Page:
Crude Bounces 2% as Market Clings to Infrastructure Bill Prospects
By Adedapo Adesanya
Crude prices rebounded by 2 per cent on Tuesday as American President Joe Biden’s $1 trillion infrastructure bill did a lot to counter fears of COVID-19 sweeping through China.
At the market yesterday, the price of the Brent crude went up by $1.70 or 2.46 per cent to $70.74, while the West Texas Intermediate (WTI) moved up by $1.95 or 2.93 per cent to $68.43 per barrel.
The market clung to the assumption that President Biden’s $1 trillion infrastructure bill will boost oil product demand and lift economic performance in the world’s largest oil-consuming nation in the short-to-mid term.
Investors across asset classes, including oil, appeared to welcome the Senate passage of an infrastructure package, sending it to the House of Representatives. The bill calls for $550 billion in new public-works spending above what was already expected in future federal investments.
It also includes $110 billion for roads, bridges and other projects, as well as $66 billion for rail, $65 billion for broadband internet, and $55 billion for water systems.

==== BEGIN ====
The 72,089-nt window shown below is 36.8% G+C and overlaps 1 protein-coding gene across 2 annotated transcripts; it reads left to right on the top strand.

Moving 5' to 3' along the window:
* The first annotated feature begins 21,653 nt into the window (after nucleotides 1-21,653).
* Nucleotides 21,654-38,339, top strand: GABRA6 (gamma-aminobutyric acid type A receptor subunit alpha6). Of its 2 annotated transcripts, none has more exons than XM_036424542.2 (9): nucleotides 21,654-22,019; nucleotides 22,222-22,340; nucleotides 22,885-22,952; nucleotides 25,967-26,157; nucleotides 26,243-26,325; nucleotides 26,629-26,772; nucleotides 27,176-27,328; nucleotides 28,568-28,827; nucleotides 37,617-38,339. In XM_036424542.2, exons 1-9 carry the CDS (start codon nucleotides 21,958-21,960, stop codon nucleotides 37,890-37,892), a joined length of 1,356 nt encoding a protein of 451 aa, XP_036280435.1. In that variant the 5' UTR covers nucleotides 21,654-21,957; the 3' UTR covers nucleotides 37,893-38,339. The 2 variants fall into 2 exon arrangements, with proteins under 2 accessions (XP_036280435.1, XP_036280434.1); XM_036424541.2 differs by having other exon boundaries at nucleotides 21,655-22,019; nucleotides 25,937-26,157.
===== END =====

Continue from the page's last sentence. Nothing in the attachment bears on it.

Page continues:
This came after earlier losses that resulted from fears of Chinese lockdowns which seemed to have subsided with the focus shifting to rising demand in Europe and the United States.
Also giving support was a monthly forecast from the US Energy Information Administration (EIA) that US job growth and increasing mobility have boosted fuel consumption so far in 2021.
American petroleum consumption is expected to average 8.8 million barrels per day in 2021, up from 8 million barrels per day in 2020, but will remain below 2019 levels through 2022 due to people working from home.
Still, the spread of the Delta variant of COVID-19 continues to breathe down the market with China, Australia, Thailand, among other countries continue to battle infections.
China, the world’s top crude oil importer, has stepped up mass testing as authorities try to stamp out a new surge of the virus while Australia has resorted to measures to enforce mobility restrictions.
The market will be expecting data from Wednesday that will provide an outlook about the condition and what investors can expect.
Investors will also pay close attention to weekly storage data, with the American Petroleum Institute expected to provide its earlier (as at press time) before the Energy Information Administration (EIA) will release official data on inventories Wednesday morning.